Thunk — an introduction

I’d like to talk for a moment about Thunk.

Actually, it might take a while.

But first, history!

Thunk is a tool for writing lore. Specifically, lore one would accumulate if one was to write a fantasy / sci fi novel. Its purpose is to make adding random thoughts to your large pile of thoughts easy, to keep your knowledge cohesive and consistent and to make it refactorable. More on these three in a later article.

Thunk originated from my frustration at translating a collection of story / plot / setting / theme / moral / etc ideas from my head onto paper. I felt like the only way of getting these ideas out was to actually write a story. From the start, till the end. Sure, you can do things like plan out major events chapter by chapter, but it was still not a process I was comfortable with. I wanted to get stuff out about a specific character, without having to tease bits out over chapters. Linear writing didn’t seem as.. efficent as software development.

The next step would be to take one character and write a ‘bio’ about that person. That sort of works, but it’s really just writing a small story about someone. The process was still not abstract enough! I felt like the ultimate approach would be to the rigididy of a data-entry type approach for actual fact-knowledge about characters, while the prose would be freely written as normal, drawing from the set of knowledge I had built up.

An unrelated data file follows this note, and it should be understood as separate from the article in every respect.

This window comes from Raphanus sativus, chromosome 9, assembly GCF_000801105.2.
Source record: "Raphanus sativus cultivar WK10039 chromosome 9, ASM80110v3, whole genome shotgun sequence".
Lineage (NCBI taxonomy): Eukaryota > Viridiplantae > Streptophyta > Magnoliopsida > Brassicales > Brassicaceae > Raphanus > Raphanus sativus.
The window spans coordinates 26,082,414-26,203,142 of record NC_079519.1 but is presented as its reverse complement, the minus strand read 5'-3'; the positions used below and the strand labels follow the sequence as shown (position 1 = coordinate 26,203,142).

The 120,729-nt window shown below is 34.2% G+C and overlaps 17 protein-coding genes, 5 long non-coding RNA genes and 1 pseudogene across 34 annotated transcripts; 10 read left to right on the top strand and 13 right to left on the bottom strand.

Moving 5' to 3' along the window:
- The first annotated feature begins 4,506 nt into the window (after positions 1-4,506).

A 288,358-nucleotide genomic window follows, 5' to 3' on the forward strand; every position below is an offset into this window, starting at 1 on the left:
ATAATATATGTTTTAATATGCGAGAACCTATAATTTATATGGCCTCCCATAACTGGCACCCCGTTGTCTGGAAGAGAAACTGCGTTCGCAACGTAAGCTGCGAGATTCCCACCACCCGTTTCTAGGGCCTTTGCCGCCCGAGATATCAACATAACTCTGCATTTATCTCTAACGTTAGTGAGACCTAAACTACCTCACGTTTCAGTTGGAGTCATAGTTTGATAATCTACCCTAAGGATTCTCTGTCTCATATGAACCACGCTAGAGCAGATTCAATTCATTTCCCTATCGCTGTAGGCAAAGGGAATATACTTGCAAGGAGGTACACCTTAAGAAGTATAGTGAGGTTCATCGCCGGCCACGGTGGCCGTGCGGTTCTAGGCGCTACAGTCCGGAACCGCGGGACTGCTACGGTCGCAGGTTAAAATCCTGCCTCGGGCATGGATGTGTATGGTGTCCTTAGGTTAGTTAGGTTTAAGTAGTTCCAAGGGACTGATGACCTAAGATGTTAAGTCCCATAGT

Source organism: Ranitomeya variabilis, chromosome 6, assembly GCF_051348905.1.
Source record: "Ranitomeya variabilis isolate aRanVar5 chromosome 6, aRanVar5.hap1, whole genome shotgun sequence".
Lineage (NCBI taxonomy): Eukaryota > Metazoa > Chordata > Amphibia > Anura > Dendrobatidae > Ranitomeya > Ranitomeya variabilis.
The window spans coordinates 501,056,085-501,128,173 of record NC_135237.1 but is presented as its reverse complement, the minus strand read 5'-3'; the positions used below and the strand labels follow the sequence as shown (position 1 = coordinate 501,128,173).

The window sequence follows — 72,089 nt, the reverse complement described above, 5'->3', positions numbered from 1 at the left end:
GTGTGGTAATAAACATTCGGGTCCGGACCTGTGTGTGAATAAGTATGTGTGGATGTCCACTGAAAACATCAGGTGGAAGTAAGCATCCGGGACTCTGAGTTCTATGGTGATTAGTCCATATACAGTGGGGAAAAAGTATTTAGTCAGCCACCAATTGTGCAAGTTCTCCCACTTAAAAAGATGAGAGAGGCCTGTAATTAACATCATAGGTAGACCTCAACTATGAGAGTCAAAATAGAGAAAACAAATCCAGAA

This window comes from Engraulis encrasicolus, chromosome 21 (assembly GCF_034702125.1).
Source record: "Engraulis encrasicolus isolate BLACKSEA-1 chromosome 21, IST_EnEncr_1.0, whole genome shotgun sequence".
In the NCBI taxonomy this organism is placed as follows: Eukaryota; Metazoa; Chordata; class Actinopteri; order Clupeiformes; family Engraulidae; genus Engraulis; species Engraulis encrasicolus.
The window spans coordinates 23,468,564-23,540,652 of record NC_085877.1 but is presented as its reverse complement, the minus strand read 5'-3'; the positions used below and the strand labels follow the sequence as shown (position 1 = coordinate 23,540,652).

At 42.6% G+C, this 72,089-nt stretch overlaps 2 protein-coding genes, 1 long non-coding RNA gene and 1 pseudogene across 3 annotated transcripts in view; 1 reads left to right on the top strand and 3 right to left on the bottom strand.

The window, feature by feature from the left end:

My original idea was simple, it would be XML with an editor that automatically generates a schema – thus providing tag completion and some validation – and an editor to take advantage of that schema. So, you could write:

  <name>James Taylor</name>

The next time you created a <person> element the editor could guess that you needed to fill out a name and hair colour.

However, not even coders like XML, and its legendary verbosity was going to be a problem. I looked a few other options: wiki format was nice (linking and what-not) but didn’t provide much in the way of structure; mind maps developed information in a similar fashion to what I wanted but don’t work for anything larger than a sentence and are always acyclic; knowledge maps may have been closer but I could make head nor tail of them.

After much agonising and wringing of hands I finally came up with something that I was comfortable with. Thunk was born.